A lot. I’m not imaginative enough. With some people, it blows me away when they’re writing movies about aliens in space. I’m like, “How do you do that without ever having been to space?” I just work from what I know. I work with the people that I love, the experiences I’ve had, the experiences of my friends and my family. Somebody very close to me had a miscarriage, and it was complex, more complex than I expected. And I think it hurts more than you expect it to. From the outside, it’s such a different experience, and the person is truly—the woman is alone in it. And so I think your job is to just say, “I am here sitting with you in the darkness. I am here holding vigil.”
What surprised you most about yourself while making this? And what has surprised you the most about people’s reactions? Has anything in particular really touched you?
I was in a relationship when I started prepping the film, when I started shooting the film, and I didn’t feel supported. I really didn’t feel contained. I didn’t feel affirmed. I didn’t feel seen. And something really beautiful happened, and I felt so alive and sparkly from the process of making; I felt so in alignment making my movie that I didn’t need him. … [It] was like I fell out of love in this really organic way, where I just was so in love with my movie and in love with the people around me and what we were creating.
Three weeks into the movie, I still had another week of shooting, and I was like, “I’m not happy. I can’t do this anymore.” I would work all day and I would shoot 14 hours. I would come home and I’d be like, “I can call my boyfriend now.” [But] I’d be like, “I don’t want to. I really just want to watch my footage and see what I got from today.” So that was a big learning lesson. I think so much of my life has been spent in relationships. And it was a really powerful moment for me to realize this isn’t a kicking and screaming, fighting, crying breakup. This is me going, “I’m enough for me. I, in this moment, am self-partnered. I am happy. I have done the impossible. I’m working my butt off and people are recognizing it. I’m fucking proud of myself, so I’m not going to be brought down by a relationship that’s not meeting me on my level.” In some ways [it was] the easiest breakup of my life, because it was like I was feeling the strength of Nellie and reliving the strength of that process of freezing my eggs and reminding myself that, no, I’m not going to settle. I don’t need to rush. I have time.
How did going through this process shape your surrounding friendships? I was very familiar with going to weddings alone, always being the bridesmaid, being the stellar friend, etc. Was that a part of your experience? For me, it could be very emotionally exhausting, and sometimes you had those moments of “Well, why isn’t this happening for me?”
I could talk about this for days. It reminds me a lot of that Sex and the City episode. Do you remember the episode when Carrie gets her Manolos? That was such an iconic moment that I didn’t understand when I was younger. Then as an adult, it just speaks to me, like, “Preach!” I am Nellie. I am always there. I’m at every baby shower. I’m famous for having the best gifts. I’ve got all the tricks of the trade. I get dope little tiny Converse sneakers. I’m at every bachelorette. I take you to a high tea, I bring you the hot lingerie. Ask anybody—I am that friend. I have spent so much money, and I’m happy to do it. I love my friends and I believe in milestones. I believe in celebrating. I believe in birthdays. I’m somewhat sentimental in that way, that I want us all to usher each other into new stages and eras of our lives.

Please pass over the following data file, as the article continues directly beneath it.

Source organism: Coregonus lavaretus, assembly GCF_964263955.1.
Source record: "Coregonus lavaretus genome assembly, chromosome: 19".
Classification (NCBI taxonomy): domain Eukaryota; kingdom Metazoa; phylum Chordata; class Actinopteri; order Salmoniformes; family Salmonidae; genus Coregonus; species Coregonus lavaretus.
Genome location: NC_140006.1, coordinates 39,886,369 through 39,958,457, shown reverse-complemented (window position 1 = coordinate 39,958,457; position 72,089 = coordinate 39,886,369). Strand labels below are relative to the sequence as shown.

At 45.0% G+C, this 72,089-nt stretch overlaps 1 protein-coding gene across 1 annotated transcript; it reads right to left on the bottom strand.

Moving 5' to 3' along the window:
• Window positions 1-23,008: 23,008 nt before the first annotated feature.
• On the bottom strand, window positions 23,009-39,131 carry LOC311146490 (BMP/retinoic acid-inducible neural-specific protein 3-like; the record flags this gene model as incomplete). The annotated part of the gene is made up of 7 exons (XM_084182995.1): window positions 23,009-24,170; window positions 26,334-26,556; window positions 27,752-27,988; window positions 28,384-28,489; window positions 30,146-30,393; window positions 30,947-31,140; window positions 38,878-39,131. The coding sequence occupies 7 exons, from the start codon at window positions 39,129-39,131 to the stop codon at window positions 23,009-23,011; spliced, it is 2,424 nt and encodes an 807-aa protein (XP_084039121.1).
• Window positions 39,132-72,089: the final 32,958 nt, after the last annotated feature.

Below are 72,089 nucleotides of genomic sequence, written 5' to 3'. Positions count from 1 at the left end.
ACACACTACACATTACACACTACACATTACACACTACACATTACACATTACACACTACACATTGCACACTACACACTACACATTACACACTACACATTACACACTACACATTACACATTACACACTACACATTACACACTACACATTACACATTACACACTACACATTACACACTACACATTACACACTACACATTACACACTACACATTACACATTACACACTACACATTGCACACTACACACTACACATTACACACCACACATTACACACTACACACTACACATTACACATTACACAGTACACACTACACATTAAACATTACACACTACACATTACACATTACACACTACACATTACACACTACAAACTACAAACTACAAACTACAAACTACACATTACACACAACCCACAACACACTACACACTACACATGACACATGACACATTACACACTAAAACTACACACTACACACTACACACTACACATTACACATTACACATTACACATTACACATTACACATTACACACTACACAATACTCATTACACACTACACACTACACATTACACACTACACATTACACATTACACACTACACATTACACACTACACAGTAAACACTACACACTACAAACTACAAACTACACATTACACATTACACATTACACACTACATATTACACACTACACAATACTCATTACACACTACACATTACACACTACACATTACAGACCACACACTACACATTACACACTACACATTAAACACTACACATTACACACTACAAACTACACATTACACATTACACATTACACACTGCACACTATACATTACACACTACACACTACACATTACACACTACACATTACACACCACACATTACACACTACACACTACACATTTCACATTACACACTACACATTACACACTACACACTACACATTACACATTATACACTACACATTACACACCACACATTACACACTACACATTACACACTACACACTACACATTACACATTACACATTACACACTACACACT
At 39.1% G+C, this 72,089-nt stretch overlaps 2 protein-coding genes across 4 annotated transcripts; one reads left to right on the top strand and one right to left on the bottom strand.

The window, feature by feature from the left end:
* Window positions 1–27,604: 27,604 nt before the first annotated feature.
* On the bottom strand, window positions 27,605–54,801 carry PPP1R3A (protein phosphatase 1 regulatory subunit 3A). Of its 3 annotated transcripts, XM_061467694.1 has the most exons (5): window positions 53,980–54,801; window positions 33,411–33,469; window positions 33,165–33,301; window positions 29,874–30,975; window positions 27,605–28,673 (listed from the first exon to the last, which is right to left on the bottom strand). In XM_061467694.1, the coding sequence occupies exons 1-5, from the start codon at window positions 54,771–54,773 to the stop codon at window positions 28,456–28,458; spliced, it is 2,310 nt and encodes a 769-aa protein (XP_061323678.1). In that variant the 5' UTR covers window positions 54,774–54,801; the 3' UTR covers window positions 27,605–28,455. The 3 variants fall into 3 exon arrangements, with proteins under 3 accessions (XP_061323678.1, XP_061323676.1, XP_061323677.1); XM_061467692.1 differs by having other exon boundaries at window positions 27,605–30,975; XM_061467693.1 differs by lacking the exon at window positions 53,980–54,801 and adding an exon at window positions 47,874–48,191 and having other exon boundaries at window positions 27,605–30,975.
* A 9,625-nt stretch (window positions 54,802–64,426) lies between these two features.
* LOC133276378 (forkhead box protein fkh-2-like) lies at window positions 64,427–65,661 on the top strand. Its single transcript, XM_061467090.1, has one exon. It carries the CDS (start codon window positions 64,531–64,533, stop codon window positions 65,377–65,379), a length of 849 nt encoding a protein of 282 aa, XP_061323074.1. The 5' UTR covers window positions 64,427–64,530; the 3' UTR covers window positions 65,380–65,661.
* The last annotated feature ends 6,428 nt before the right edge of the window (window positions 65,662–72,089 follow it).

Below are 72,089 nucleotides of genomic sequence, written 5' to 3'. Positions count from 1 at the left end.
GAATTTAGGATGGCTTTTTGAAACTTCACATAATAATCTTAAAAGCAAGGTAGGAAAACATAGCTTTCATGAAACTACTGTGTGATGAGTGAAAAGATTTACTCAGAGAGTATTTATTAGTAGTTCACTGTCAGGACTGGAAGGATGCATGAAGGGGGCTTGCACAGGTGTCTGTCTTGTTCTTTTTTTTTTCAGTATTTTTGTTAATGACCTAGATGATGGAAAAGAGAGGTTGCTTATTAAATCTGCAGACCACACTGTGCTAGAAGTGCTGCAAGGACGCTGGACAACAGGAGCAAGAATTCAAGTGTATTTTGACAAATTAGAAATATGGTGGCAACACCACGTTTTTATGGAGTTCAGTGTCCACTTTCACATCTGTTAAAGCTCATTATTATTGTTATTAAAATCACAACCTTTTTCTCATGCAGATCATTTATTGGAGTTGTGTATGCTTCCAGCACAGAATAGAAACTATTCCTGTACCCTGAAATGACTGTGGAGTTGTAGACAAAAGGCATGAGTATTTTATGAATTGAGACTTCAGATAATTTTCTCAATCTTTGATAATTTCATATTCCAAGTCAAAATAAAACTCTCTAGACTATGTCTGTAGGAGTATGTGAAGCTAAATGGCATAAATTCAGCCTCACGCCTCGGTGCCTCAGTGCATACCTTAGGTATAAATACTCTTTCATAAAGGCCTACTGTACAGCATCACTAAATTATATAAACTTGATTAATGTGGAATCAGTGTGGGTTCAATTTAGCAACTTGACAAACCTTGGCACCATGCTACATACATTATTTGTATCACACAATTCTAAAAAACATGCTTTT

But I will say that I don’t always feel that my babies—my films, my achievements with my work—are always treated with the same sacredness and respect as some of these more traditional milestones, like getting engaged, like the buying of the house. And that’s really hurtful. And I really hope in some tiny way, my film can help us all discuss the ways that we celebrate each other and how fucking hard it is in this business, in any business, as a woman, to reach some of these places.
[It’s like:] “I don’t know when I’m going to have a baby, but I hope that you’ll get a babysitter and come with me to the movie, so we can see Scrambled, because I have been working on this for three years.” You know what I mean? “I was there for your baby shower. I was there for your engagement party.” Some of my friends know that. And believe me, I have let other friends know that. It is tough, because I feel—and there was a monologue that we cut from the film—but I go, “I don’t want your baby to be an excuse for you to be a bad friend to me.” I’m sorry, but you got to show up for me. I have shown up for you. Just because I’m not getting married doesn’t mean that this is not an important, pivotal moment for you to support me in.
What do you wish you had known before you started the process?
That you cannot do it alone. It takes a village. You can physically inject yourself alone, of course. I did every single one on my own. But text your friends. Text your mama. Text the people that you feel the safest with, and just say, “Hey, I want to let you know I’m starting this process. I don’t know what it’s going to be like. I might go a little mad for a few days. I might need to call you late at night. I might need you to hold me while I cry. I might need you to text me when I’m having these dark thoughts.” Just cue them up, so that you have rallied your community around you, to contain you and hold you during these next couple weeks, and root you on when you get there.
I think that so many of us hide this fact that we’re going into freezing our eggs. We don’t tell anybody, or we just tell just a select few, because it’s stigmatized and we’re a little bit embarrassed. I don’t want women to have to go through this alone.
In a perfect world, what do you hope audiences take away from the movie?
I want women to feel that they are valid. Whatever they want to do with their bodies, their futures, their fertility, it is valid. They should feel no shame in whatever they choose. Whether it’s kids, lots of kids, no kids, kids later, surrogate, adopted kids, fostering kids. You want to be the cool aunt for life? God bless you. I just want us all to talk about this shit more and destigmatize it, so that [for] the next generation, it’s such a nonissue. “Oh, I’m freezing my eggs next week.” “Oh, cool. Good for you. Call me if you need anything.” That would be awesome.
This interview has been condensed and edited for clarity.